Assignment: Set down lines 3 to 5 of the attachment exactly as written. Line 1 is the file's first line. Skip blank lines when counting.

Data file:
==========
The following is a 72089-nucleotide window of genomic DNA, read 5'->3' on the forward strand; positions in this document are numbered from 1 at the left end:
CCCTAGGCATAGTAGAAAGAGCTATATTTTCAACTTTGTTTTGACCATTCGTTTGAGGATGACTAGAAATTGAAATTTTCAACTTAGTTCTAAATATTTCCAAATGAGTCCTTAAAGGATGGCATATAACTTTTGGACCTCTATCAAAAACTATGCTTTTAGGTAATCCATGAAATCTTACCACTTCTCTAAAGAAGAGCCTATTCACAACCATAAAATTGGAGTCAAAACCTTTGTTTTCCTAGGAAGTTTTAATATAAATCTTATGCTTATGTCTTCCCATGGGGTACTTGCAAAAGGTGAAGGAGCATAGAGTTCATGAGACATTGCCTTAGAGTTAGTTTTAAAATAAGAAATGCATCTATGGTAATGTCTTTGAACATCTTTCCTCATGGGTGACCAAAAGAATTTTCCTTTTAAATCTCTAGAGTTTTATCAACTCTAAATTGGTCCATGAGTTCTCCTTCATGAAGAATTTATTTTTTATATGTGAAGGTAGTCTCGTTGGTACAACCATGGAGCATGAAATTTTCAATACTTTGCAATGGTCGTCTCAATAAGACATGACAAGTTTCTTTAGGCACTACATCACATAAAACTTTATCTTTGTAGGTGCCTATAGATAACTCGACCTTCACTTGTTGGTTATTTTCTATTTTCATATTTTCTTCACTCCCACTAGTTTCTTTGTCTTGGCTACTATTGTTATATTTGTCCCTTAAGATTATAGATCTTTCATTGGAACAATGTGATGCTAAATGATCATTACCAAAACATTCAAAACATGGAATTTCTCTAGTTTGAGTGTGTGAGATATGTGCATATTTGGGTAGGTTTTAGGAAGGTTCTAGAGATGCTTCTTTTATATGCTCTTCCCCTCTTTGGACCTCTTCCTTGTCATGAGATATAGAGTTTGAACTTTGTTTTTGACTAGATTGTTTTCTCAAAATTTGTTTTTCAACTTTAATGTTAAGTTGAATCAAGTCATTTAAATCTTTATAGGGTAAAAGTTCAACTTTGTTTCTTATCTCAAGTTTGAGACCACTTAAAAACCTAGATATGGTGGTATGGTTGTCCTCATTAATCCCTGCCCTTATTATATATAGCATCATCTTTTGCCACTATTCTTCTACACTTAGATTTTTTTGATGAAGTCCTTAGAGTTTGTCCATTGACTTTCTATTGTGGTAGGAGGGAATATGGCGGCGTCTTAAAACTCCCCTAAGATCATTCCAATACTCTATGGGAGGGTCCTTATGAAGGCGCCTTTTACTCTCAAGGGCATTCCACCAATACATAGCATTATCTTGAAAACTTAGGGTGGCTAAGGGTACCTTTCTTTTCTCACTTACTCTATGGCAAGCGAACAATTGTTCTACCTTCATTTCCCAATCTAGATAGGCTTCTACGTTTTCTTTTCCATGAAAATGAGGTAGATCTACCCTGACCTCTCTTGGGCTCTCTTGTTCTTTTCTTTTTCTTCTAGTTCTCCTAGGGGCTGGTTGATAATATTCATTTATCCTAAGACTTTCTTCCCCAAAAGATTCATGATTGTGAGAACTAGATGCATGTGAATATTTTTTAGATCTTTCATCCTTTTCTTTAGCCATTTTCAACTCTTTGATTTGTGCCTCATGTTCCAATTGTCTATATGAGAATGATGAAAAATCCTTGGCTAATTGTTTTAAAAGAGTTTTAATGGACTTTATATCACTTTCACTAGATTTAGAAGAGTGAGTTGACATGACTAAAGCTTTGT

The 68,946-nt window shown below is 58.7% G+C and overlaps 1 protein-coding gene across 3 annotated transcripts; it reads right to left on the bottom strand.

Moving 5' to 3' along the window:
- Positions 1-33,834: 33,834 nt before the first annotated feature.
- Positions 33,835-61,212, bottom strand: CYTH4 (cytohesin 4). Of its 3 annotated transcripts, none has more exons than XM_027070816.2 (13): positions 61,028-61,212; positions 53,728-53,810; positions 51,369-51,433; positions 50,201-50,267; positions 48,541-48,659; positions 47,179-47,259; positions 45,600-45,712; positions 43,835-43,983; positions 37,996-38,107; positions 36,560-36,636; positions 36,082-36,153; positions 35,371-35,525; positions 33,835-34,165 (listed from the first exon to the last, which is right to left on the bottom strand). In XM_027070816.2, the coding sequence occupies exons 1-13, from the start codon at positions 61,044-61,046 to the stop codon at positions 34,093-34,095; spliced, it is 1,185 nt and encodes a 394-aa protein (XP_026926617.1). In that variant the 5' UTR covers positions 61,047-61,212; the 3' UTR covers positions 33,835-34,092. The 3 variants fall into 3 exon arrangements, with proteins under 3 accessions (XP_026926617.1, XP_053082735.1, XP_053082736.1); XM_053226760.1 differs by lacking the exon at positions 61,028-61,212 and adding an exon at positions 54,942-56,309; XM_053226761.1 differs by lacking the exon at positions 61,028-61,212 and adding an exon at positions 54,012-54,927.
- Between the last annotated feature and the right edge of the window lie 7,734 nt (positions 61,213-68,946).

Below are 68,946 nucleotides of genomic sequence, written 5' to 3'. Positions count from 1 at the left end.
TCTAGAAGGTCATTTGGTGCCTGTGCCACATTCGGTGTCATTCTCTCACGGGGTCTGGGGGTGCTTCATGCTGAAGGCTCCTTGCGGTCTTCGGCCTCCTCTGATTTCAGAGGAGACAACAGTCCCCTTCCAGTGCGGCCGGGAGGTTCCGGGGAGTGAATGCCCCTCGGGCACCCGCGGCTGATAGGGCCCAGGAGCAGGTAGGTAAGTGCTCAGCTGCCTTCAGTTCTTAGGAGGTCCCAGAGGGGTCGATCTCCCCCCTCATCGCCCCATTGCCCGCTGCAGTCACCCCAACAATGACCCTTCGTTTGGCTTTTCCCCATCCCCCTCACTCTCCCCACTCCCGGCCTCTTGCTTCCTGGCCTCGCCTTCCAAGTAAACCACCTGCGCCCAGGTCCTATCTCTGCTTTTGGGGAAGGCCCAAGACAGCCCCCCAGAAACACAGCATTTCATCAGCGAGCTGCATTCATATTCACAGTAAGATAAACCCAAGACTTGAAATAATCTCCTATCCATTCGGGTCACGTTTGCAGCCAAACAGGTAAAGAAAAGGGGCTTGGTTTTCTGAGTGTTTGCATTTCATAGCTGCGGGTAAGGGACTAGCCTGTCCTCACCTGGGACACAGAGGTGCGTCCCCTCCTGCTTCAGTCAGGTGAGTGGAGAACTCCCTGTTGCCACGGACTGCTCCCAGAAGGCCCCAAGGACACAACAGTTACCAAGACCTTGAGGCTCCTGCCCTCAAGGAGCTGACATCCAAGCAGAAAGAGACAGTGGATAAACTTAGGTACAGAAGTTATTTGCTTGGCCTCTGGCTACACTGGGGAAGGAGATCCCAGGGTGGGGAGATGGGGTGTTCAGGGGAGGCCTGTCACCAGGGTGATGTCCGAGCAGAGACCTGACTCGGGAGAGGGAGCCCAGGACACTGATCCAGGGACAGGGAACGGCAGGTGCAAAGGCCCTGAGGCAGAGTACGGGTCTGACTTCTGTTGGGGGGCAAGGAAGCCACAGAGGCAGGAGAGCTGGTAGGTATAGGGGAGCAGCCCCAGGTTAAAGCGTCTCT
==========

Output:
The 68,946-nt window shown below is 58.7% G+C and overlaps 1 protein-coding gene across 3 annotated transcripts; it reads right to left on the bottom strand.

Moving 5' to 3' along the window:
- Positions 1-33,834: 33,834 nt before the first annotated feature.